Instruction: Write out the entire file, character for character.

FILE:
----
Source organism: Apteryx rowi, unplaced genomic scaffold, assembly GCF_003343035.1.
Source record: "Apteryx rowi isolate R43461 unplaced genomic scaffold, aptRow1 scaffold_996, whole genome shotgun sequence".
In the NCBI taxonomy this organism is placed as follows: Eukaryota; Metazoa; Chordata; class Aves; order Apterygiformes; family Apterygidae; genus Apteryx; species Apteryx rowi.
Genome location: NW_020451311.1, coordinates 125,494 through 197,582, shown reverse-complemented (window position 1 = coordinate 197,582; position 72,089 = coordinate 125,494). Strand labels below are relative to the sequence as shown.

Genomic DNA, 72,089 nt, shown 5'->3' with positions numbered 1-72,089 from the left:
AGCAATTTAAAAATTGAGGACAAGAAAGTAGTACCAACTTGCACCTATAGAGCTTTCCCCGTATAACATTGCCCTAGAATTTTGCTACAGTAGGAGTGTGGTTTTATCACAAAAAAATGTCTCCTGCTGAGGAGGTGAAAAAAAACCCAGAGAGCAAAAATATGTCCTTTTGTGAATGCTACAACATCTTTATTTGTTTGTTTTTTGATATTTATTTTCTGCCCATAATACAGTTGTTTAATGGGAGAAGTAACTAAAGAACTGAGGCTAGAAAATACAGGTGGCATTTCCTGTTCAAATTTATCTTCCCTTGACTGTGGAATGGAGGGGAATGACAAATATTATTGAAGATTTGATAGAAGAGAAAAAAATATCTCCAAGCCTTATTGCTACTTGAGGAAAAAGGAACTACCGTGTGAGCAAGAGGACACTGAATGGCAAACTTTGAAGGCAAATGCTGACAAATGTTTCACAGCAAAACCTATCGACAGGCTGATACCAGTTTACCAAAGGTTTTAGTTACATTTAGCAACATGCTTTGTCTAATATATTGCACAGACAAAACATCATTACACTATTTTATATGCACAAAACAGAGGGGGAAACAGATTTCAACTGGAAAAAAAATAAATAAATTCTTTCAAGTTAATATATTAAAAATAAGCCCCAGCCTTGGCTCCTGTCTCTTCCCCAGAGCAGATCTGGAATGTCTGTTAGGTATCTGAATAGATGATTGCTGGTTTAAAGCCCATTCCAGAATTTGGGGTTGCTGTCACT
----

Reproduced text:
Source organism: Apteryx rowi, unplaced genomic scaffold, assembly GCF_003343035.1.
Source record: "Apteryx rowi isolate R43461 unplaced genomic scaffold, aptRow1 scaffold_996, whole genome shotgun sequence".
In the NCBI taxonomy this organism is placed as follows: Eukaryota; Metazoa; Chordata; class Aves; order Apterygiformes; family Apterygidae; genus Apteryx; species Apteryx rowi.
Genome location: NW_020451311.1, coordinates 125,494 through 197,582, shown reverse-complemented (window position 1 = coordinate 197,582; position 72,089 = coordinate 125,494). Strand labels below are relative to the sequence as shown.

Genomic DNA, 72,089 nt, shown 5'->3' with positions numbered 1-72,089 from the left:
AGCAATTTAAAAATTGAGGACAAGAAAGTAGTACCAACTTGCACCTATAGAGCTTTCCCCGTATAACATTGCCCTAGAATTTTGCTACAGTAGGAGTGTGGTTTTATCACAAAAAAATGTCTCCTGCTGAGGAGGTGAAAAAAAACCCAGAGAGCAAAAATATGTCCTTTTGTGAATGCTACAACATCTTTATTTGTTTGTTTTTTGATATTTATTTTCTGCCCATAATACAGTTGTTTAATGGGAGAAGTAACTAAAGAACTGAGGCTAGAAAATACAGGTGGCATTTCCTGTTCAAATTTATCTTCCCTTGACTGTGGAATGGAGGGGAATGACAAATATTATTGAAGATTTGATAGAAGAGAAAAAAATATCTCCAAGCCTTATTGCTACTTGAGGAAAAAGGAACTACCGTGTGAGCAAGAGGACACTGAATGGCAAACTTTGAAGGCAAATGCTGACAAATGTTTCACAGCAAAACCTATCGACAGGCTGATACCAGTTTACCAAAGGTTTTAGTTACATTTAGCAACATGCTTTGTCTAATATATTGCACAGACAAAACATCATTACACTATTTTATATGCACAAAACAGAGGGGGAAACAGATTTCAACTGGAAAAAAAATAAATAAATTCTTTCAAGTTAATATATTAAAAATAAGCCCCAGCCTTGGCTCCTGTCTCTTCCCCAGAGCAGATCTGGAATGTCTGTTAGGTATCTGAATAGATGATTGCTGGTTTAAAGCCCATTCCAGAATTTGGGGTTGCTGTCACT